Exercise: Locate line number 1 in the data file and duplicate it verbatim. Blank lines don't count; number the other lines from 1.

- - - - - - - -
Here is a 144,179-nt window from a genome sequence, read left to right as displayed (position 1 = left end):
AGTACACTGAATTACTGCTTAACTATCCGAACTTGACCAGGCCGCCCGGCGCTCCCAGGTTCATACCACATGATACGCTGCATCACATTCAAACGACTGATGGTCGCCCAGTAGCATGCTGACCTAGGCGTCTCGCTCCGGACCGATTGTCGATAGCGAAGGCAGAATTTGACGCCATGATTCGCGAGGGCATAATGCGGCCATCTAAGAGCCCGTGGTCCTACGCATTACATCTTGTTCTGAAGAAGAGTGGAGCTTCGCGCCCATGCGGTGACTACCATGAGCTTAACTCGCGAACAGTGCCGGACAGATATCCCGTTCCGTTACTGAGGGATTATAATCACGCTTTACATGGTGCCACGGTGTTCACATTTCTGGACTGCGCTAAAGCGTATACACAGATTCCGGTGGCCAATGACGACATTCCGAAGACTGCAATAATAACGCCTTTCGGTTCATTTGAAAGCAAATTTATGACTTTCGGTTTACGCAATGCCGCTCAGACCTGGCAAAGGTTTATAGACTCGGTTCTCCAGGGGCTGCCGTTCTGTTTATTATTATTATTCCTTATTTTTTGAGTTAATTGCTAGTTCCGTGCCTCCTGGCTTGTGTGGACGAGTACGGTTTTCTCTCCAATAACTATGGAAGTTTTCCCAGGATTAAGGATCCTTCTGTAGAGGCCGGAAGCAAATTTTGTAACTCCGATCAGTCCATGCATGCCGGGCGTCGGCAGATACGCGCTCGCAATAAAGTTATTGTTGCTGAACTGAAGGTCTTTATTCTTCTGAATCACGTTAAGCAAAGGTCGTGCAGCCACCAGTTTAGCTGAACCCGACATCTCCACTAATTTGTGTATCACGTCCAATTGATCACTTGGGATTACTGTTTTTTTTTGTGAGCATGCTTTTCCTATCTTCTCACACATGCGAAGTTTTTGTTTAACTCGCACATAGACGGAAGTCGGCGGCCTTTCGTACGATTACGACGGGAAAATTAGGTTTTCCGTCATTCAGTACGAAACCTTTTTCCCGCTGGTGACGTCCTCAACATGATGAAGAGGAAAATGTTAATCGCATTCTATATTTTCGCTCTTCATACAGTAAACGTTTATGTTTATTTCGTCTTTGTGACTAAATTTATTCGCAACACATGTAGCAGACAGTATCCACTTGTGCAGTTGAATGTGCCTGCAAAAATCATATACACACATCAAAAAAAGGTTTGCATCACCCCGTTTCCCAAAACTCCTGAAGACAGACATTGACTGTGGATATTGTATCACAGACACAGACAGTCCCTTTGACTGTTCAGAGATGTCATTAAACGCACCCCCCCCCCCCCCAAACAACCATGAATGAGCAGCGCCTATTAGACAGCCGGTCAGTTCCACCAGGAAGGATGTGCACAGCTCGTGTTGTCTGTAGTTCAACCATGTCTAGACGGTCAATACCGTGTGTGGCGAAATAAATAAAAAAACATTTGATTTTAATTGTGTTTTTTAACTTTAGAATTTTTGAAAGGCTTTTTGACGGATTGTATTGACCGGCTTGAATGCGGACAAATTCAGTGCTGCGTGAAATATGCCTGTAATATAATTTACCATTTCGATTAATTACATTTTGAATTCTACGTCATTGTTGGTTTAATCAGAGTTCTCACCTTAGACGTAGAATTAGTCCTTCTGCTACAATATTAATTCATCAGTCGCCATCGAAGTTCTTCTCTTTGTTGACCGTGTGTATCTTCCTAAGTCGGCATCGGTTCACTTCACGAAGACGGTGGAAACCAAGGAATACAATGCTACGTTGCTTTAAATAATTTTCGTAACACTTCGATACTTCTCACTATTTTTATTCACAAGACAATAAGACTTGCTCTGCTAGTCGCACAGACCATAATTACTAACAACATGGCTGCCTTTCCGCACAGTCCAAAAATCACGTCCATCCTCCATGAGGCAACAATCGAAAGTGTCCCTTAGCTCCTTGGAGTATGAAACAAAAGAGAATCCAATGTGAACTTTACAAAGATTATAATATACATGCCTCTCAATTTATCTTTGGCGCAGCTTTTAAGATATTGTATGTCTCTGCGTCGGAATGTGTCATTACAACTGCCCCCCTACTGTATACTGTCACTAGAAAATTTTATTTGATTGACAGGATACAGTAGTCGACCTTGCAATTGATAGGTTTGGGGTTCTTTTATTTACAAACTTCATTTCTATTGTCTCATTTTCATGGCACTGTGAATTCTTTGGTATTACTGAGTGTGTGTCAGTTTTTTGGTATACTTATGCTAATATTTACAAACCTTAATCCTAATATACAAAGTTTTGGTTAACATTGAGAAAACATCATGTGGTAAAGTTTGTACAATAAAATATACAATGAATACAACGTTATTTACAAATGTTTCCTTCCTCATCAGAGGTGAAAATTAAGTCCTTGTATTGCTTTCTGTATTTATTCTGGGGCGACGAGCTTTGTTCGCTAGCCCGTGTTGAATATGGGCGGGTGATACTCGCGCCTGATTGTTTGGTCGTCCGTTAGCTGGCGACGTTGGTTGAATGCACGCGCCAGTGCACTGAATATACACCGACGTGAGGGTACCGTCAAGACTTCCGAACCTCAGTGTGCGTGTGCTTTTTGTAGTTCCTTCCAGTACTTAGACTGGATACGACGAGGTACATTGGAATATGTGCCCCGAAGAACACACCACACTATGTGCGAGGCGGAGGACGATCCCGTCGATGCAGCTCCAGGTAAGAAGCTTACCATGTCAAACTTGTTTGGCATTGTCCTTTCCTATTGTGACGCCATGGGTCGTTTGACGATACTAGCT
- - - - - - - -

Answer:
Here is a 144,179-nt window from a genome sequence, read left to right as displayed (position 1 = left end):